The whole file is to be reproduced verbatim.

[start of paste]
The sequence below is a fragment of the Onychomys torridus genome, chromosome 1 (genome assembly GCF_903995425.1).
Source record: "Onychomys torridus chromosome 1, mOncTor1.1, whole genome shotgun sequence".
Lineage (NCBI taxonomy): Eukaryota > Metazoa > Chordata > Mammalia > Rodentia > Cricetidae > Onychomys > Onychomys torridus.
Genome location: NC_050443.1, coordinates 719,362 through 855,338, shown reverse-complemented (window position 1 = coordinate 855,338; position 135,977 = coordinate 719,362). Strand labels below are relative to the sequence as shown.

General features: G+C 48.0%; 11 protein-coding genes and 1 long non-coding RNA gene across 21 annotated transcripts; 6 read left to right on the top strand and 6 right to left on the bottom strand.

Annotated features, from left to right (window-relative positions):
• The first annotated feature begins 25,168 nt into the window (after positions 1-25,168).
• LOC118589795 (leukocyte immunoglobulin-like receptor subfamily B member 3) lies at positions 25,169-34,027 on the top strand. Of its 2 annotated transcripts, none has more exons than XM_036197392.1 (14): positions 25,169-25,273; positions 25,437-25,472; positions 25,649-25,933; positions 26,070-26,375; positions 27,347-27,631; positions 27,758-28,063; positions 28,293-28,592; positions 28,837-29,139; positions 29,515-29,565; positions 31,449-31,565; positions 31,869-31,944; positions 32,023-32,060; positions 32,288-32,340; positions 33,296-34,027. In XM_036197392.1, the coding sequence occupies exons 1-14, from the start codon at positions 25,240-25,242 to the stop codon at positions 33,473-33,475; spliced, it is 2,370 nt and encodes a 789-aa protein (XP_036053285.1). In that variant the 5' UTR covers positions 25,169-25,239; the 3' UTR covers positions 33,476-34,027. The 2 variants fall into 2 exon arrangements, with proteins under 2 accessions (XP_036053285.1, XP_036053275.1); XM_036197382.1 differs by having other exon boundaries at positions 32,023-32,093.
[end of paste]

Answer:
The sequence below is a fragment of the Onychomys torridus genome, chromosome 1 (genome assembly GCF_903995425.1).
Source record: "Onychomys torridus chromosome 1, mOncTor1.1, whole genome shotgun sequence".
Lineage (NCBI taxonomy): Eukaryota > Metazoa > Chordata > Mammalia > Rodentia > Cricetidae > Onychomys > Onychomys torridus.
Genome location: NC_050443.1, coordinates 719,362 through 855,338, shown reverse-complemented (window position 1 = coordinate 855,338; position 135,977 = coordinate 719,362). Strand labels below are relative to the sequence as shown.

General features: G+C 48.0%; 11 protein-coding genes and 1 long non-coding RNA gene across 21 annotated transcripts; 6 read left to right on the top strand and 6 right to left on the bottom strand.

Annotated features, from left to right (window-relative positions):
• The first annotated feature begins 25,168 nt into the window (after positions 1-25,168).
• LOC118589795 (leukocyte immunoglobulin-like receptor subfamily B member 3) lies at positions 25,169-34,027 on the top strand. Of its 2 annotated transcripts, none has more exons than XM_036197392.1 (14): positions 25,169-25,273; positions 25,437-25,472; positions 25,649-25,933; positions 26,070-26,375; positions 27,347-27,631; positions 27,758-28,063; positions 28,293-28,592; positions 28,837-29,139; positions 29,515-29,565; positions 31,449-31,565; positions 31,869-31,944; positions 32,023-32,060; positions 32,288-32,340; positions 33,296-34,027. In XM_036197392.1, the coding sequence occupies exons 1-14, from the start codon at positions 25,240-25,242 to the stop codon at positions 33,473-33,475; spliced, it is 2,370 nt and encodes a 789-aa protein (XP_036053285.1). In that variant the 5' UTR covers positions 25,169-25,239; the 3' UTR covers positions 33,476-34,027. The 2 variants fall into 2 exon arrangements, with proteins under 2 accessions (XP_036053285.1, XP_036053275.1); XM_036197382.1 differs by having other exon boundaries at positions 32,023-32,093.